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Ritual (and Reflections) of Battle


Special to Maxboxing by Vinnie Paz

Allow me to introduce myself. My name is Vinnie Paz. Not the five-time champ from Rhode Island but a measly rapper/boxing aficionado from Philadelphia. Pazienza was my favorite fighter growing up in the early 80s and my father and I watched all of his fights, which back then were usually televised on Saturdays on ABC’s “Wide World of Sports.”


My pop told me, "Son, this guy fights like he’s from Philly." I didn’t understand what he meant until many years after he passed away in 1988. I know now. Y’all know where I’m from. PHILLY: the city that birthed Bernard "The Executioner" Hopkins, cheesesteaks, amazing gym wars, Rocky Balboa, and, well, hostility. We also birthed lesser-known fighters like Andre Prophet, who would’ve been a champ had he not gotten killed at the age of 20. Rumor has it that he used to knock around "Prince" Charles Williams in the gym. Tyrell Biggs was an ‘84 Olympic gold medalist and pretty damn good heavyweight until, when at 15-0, he ran into a guy named Mike Tyson. Jeff Chandler might be the best fighter to ever come out of the city, a Hall-of Famer who successfully defended his bantamweight title nine times. Y’all know where I’m from. 


But I’m not here to give a lesson on obscure fighters from my hood; I’m here to break bread with y’all and talk about the best sport in the world: the “Sweet Science.” 

I sat ringside on Saturday night for the Yuriorkis Gamboa - Jorge Solis fight. On the undercard, Teon "Technician" Kennedy, an undefeated regional beltholder from my beloved city, fought a tough and gritty Jorge Diaz- also undefeated- from New Jersey. Diaz walked through Kennedy for the first two rounds until Mr. Kennedy suddenly remembered he was there to fight. This fight wasn’t on the televised HBO portion but it should have been. These guys went to war in the middle rounds with "Technician" scoring knockdowns in the fifth and sixth. I thought Diaz’s head was gonna land in my lap from the right hand that landed in the sixth but Diaz showed his mettle and hung on tight. There was some good back-and-forth action for the next few rounds but at the end of the day, Kennedy was just too much and I scored it 115-111 for him. Y’all know where Kennedy is from. 


The television broadcast kicked off with Miguel Angel "Mikey" Garcia vs. Matt Remillard. The fact that Garcia let this kid hang around for ten rounds f**king baffles me. It was a mismatch from Jump Street and Remillard had no business going past six with Garcia. It literally looked like a sparring session and EVERY time Mikey let his hands go, it was an absolute mugging. As they step up Remillard’s competition, he’s gonna need to move his hands more. Maybe his team can play him some Rocky Juarez fights to show him what NOT to do. Living with regret and wondering what could have been is a heavy weight on any man’s shoulders.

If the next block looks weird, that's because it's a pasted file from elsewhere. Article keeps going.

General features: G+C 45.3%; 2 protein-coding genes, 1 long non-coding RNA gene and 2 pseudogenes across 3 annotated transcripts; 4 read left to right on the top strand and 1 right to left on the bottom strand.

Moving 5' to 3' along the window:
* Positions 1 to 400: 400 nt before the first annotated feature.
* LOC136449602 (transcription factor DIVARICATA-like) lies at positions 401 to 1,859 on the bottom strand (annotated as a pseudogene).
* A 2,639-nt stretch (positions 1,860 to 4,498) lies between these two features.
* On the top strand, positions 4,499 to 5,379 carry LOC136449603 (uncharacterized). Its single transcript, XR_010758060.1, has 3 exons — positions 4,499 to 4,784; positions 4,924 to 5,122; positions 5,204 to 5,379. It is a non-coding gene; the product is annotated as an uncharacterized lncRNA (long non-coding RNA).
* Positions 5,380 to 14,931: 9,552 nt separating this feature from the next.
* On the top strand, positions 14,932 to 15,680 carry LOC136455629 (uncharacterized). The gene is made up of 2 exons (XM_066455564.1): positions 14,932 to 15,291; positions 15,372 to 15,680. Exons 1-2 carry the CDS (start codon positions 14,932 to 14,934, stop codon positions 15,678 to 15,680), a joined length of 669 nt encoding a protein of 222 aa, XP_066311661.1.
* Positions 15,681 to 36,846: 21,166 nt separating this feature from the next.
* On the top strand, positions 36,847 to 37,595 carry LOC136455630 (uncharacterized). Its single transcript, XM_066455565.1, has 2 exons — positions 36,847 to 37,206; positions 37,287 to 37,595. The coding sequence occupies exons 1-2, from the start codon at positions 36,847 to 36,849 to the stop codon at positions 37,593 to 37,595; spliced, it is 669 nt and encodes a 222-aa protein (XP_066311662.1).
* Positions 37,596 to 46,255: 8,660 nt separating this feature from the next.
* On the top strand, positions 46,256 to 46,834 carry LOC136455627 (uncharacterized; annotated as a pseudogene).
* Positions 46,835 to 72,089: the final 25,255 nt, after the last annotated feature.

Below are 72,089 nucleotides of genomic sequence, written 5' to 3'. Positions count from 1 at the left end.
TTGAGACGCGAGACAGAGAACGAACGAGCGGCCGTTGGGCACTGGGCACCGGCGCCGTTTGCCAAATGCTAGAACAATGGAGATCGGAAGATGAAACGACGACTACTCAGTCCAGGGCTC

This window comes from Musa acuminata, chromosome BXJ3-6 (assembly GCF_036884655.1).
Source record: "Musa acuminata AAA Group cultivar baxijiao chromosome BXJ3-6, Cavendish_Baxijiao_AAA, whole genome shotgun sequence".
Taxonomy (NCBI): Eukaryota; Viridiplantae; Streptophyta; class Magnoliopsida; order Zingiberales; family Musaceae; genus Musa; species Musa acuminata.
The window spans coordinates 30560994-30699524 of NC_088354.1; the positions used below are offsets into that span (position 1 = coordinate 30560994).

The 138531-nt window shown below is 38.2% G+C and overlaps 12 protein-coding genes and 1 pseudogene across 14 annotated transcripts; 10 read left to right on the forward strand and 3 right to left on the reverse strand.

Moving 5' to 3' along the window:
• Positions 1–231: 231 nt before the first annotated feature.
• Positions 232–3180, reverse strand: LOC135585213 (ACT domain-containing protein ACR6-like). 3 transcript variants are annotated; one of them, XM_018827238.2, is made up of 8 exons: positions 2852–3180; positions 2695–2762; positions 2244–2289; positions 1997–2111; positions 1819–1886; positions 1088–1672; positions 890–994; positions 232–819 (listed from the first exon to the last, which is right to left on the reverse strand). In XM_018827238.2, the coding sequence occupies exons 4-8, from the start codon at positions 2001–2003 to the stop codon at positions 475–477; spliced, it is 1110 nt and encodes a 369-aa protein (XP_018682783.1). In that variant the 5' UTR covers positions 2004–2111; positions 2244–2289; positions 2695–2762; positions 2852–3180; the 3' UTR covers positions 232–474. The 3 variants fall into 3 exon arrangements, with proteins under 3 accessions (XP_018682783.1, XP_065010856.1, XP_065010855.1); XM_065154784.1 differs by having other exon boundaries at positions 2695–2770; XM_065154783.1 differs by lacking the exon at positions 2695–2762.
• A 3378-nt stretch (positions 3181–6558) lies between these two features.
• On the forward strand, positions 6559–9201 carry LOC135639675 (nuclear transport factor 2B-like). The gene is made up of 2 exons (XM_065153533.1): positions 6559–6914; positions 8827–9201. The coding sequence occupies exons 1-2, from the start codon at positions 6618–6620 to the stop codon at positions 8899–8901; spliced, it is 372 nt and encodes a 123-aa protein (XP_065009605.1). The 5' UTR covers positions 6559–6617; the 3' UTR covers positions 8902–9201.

Gamboa - Solis was up next. After I grabbed four more vodka and cranberries (c’mon, they were small), I took my seat to watch Gamboa do what he does (On a side note, I think Michael Buffer might live in cryogenic suspension when he’s not working as a professional ring announcer). Look, I’m gonna keep it 100 with y’all. Jorge Solis never had a prayer. Gamboa knocked him down five times within four rounds until Solis’ corner mercifully stopped the fight. Gamboa is ten times faster in person than on TV. I was actually amazed; he’s mad athletic. Like a 1995 “RJJ,” low hands and all. If Yuriorkis was around ten years ago, Erik Morales, Marco Antonio Barrera, and even Naseem Hamed might have stretched him but those guys are either retired, past their primes, or 30 pounds north of Gamboa. It would’ve been a bloodletting though.  


Everybody is waiting for Gamboa – “JuanMa” Lopez now. Allow me to let you in on a secret:  “JuanMa” will get melted by Gamboa within four rounds. I’ll elaborate; the assessment of the boxing world is that both have suspect chins. They’ve both been on the canvas numerous times; that’s an indisputable fact BUT Gamboa always seems to shake the cobwebs, pop up, and handle his handle. “JuanMa”? This kid gets touched by Rogers Mtagwa, who ALSO fights out of Philly, (Y’all know where I’m from. Ha.) and he reacts like he got hit by an Earnie Shavers right cross. He just always seems hurt. I never really felt that way about Gamboa. It’s one of those intangibles we’re always talking about in boxing. It’s not something I can put my finger on; I can just feel it.  


Sh*t, “JuanMa” looked scared to be in the ring with Gamboa in the post-fight interviews! He was stuttering like King George VI when asked about the potential of facing Yuriorkis next. When Solis said Gamboa hit harder than Manny Pacquiao, I think I saw a trickle of sh*t come out the bottom of Lopez’s tight-ass outfit. Top Rank’s Bob Arum is trying to milk his cows the best way he knows how, so I’m not sure when that fight will take place, if it does. I AM sure that “JuanMa” is scared.  Just looking at Gamboa had him sweating like a moron on “Jeopardy.” Son doesn’t want ANY part of that fight. 


Well, I guess that’s it. Thanks for listening to a fellow boxing nerd rant. If you hated my little article, please send all hate mail to Steve "K9" Kim. If you enjoyed it, please send all love, money, and pornography to me, Vinnie Paz @ ...until next time.

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